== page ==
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Facebook Makes Ads Manager, Power Editor Easier to Use

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Facebook Thursday announced significant updates to its Ads Manager and Power Editor tools to create and manage ads on the social network.

The changes are aimed at enabling advertisers to more easily buy, optimize and manage ad campaigns on Facebook, and updated versions of both Ads Manager and Power Editor will begin rolling out Thursday to “a small percentage of advertisers,” with a wider rollout “in the coming months.”

The social network outlined the changes to both tools in a Facebook for Business post, saying of Ads Manager:

Ads Manager continues to be the single destination for advertisers to create, edit and analyze Facebook ads, and now it features a streamlined layout that brings performance metrics to the forefront of the tool. That means advertisers can quickly reference how their ads are performing in the same environment where they create and edit them.

The Manage Ads section is the Ads Manager homepage and shows the ad account’s spend over the last week. When you click into a campaign, ad set or ad, the graph at the center of the page shows performance, audience and placement results. Advertisers can adjust the date range and filter performance data by ad objective, metric, delivery status and other custom options. Plus, they can automatically save and send reports at set intervals, so they don’t have to manually run and distribute reports.

Within the same environment, advertisers can create and edit multiple ads at once, speeding up the creation and editing process. Bulk editing makes it easy to change the targeting or budget of multiple ads at the same time, and the “create similar” tool helps advertisers quickly duplicate an ad, ad set or campaign.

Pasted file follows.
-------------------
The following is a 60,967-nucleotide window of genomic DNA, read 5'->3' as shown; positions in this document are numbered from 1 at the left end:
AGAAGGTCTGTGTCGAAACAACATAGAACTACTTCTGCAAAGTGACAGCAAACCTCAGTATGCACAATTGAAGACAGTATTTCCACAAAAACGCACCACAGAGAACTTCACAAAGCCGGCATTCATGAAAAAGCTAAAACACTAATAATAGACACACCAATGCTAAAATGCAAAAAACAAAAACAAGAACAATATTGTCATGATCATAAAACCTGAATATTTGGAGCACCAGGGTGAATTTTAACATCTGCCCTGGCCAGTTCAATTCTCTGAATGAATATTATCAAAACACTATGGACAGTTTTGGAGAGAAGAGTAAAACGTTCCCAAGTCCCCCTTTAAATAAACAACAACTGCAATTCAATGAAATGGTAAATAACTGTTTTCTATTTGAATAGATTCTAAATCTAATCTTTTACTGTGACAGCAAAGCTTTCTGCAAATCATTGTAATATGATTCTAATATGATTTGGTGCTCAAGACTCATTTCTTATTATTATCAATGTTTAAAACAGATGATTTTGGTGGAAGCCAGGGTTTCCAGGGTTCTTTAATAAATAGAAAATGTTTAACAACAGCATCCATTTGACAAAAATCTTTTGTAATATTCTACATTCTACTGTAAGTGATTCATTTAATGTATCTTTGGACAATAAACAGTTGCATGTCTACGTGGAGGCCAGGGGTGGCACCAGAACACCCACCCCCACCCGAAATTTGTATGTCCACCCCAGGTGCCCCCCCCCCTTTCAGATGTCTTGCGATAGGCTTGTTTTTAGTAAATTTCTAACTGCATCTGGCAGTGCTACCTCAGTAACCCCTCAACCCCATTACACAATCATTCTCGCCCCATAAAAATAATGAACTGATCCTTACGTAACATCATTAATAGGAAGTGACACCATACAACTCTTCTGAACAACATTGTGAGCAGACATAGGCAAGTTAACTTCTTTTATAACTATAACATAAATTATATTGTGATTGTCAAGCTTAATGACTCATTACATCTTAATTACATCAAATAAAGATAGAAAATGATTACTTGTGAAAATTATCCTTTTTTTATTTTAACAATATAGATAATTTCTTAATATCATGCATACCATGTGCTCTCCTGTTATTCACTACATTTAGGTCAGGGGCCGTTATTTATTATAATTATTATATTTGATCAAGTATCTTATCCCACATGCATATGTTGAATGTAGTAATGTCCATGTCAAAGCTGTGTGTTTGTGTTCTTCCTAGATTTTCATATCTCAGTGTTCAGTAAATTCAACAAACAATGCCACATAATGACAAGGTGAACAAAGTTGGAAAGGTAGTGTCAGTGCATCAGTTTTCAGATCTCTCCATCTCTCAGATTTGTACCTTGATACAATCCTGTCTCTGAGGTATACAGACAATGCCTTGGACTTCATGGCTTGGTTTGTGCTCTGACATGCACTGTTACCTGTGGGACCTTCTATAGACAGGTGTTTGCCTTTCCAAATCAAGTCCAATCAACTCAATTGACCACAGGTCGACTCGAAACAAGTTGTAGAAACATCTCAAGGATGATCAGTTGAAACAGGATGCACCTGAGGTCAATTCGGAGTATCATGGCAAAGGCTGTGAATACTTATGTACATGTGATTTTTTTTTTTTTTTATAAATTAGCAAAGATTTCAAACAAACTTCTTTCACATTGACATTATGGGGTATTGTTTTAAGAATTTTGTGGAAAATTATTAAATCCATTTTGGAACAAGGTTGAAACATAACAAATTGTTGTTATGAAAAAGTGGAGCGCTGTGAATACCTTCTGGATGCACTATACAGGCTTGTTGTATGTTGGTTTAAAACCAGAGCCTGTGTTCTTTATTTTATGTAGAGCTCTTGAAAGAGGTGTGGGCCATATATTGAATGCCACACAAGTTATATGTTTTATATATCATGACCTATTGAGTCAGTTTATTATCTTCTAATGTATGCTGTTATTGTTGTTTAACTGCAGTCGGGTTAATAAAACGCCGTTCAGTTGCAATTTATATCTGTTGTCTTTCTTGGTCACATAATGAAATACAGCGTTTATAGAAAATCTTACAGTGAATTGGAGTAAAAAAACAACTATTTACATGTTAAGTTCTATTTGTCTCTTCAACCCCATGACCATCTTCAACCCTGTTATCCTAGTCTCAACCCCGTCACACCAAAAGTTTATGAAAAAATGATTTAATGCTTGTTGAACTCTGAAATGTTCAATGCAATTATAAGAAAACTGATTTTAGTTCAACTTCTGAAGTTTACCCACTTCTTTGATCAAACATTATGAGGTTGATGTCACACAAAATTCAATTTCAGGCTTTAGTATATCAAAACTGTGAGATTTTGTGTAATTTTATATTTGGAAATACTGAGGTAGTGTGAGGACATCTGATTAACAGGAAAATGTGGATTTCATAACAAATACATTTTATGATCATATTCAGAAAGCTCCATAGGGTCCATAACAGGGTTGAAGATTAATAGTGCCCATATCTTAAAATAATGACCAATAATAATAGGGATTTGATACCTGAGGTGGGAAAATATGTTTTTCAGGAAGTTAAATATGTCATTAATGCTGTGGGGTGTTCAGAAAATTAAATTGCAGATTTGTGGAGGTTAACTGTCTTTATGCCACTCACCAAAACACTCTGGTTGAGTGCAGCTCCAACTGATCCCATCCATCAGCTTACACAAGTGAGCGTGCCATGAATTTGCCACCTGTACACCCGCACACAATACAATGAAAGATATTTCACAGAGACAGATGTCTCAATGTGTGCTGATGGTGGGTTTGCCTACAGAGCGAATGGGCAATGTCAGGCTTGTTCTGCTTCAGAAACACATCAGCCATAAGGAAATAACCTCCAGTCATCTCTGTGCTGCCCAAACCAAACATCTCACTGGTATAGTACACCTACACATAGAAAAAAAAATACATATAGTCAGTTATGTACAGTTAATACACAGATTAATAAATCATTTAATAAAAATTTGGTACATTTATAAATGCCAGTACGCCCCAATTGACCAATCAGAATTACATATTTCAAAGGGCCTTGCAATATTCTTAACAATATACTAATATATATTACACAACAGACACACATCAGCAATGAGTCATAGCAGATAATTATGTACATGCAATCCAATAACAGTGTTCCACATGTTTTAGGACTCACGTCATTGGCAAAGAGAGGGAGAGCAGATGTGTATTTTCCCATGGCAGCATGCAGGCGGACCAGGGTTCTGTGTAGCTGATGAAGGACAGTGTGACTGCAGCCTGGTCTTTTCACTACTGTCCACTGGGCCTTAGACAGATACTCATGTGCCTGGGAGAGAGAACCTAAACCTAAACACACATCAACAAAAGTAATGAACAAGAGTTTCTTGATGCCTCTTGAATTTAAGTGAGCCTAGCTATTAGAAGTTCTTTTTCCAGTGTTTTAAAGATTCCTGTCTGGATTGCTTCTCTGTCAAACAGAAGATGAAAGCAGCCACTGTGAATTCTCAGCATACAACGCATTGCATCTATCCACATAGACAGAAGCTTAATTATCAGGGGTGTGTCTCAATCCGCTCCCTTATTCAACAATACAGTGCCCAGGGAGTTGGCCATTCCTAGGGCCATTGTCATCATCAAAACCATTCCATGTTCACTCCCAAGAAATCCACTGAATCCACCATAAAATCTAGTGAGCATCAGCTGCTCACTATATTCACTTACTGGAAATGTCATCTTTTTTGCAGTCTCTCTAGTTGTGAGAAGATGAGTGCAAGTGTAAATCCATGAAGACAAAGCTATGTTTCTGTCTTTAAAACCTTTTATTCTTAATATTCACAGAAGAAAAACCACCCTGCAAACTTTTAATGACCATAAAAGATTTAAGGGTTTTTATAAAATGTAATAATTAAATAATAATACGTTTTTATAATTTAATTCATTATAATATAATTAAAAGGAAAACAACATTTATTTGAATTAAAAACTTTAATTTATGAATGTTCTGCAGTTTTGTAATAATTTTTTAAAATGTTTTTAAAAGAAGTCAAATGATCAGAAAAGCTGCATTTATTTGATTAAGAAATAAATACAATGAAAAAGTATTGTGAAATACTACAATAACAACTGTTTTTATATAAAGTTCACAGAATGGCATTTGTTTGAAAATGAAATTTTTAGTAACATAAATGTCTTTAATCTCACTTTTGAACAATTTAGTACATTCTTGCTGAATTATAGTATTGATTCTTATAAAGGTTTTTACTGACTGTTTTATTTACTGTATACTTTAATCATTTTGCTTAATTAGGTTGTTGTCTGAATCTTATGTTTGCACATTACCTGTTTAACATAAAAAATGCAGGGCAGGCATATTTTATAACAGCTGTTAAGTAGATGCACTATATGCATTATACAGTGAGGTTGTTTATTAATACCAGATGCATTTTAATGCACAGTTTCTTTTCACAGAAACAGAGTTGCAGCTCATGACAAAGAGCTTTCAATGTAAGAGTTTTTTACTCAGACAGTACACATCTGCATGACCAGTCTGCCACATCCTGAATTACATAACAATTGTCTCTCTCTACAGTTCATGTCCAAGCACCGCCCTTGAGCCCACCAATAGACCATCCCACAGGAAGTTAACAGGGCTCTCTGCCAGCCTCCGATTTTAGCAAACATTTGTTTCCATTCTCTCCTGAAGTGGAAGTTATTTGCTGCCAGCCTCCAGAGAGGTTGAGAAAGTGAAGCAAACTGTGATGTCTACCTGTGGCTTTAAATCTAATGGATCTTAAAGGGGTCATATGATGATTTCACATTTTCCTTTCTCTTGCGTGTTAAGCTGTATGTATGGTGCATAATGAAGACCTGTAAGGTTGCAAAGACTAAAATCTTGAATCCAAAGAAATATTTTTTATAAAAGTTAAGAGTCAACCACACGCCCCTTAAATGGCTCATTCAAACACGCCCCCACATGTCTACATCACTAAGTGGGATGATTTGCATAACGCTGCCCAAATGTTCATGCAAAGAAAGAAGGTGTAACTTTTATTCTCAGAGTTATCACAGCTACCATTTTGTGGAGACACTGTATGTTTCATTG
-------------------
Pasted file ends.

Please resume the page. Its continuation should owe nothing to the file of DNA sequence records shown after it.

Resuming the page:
As for Power Editor:

Power Editor is designed for large businesses that need to create and track many ads at once. The new version of the tool offers a larger and more functional layout for creating ads and improvements to advanced search and bulk editing, so advertisers can easily find and edit existing ads and create new ones.

Power Editor’s new layout has an edit pane that gives advertisers more working space for editing ads and viewing campaign information. Plus, multiple ad selection helps advertisers edit ads, ad sets and campaigns faster.

Advertisers can find ads, ad sets or campaigns faster by searching by name or ID or by filtering by delivery status or objective. There are also new “recently edited” and “recently uploaded” filter options, so recent work is easy to find.


Facebook director of ads product marketing Matthew Idema said in a statement emailed to SocialTimes:

We’ve been working closely with marketers and agencies of all sizes to understand what they need to improve the process of buying, optimizing and managing their ad campaigns. These significant upgrades to Ads Manager and Power Editor reflect our commitment to drive measurable business objectives.

Advertisers: What are your early impressions of the updates to Ads Manager and Power Editor?

Article courtesy of SocialTimes Feed

Flurry Analytics Rolls Out Support For Apple Watch

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Which Social & Mobile Metrics Should You Be Paying Attention To?

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As more and more mobile and social data is able to be tracked, categorized and prioritized, analysis paralysis can set in. So how can you use analytics in your social and mobile ad campaigns without becoming overwhelmed?

Making sure that the numbers you’re paying attention to are the ones necessitated by your objective can be the biggest step to success, according to Gartner managing vice president Julie Hopkins and mobile marketing lead Mike McGwire. Hopkins and McGuire talked about what marketers should be focusing on in a presentation, Better Insights and Action From Mobile and Social Investments, at the Gartner Digital Marketing Conference in San Diego, Calif.

The duo acknowledged that there’s a gap when marketers try to prove worth to C-level executives. It’s still sometimes difficult to prove hard ROI from social or mobile campaigns, McGuire said. He noted that marketers can measure the impact of mobile and social investment against three ROI tenets: revenue generation, cost reduction and risk.

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So what should marketers track to prove the worth of a campaign? On social, McGuire and Hopkins recommend reach metrics such as impressions and brand mentions, engagement metrics such as clicks, likes, shares, views, comments and reblogs, and conversion metrics. However, they noted that only some of these analytics will be helpful.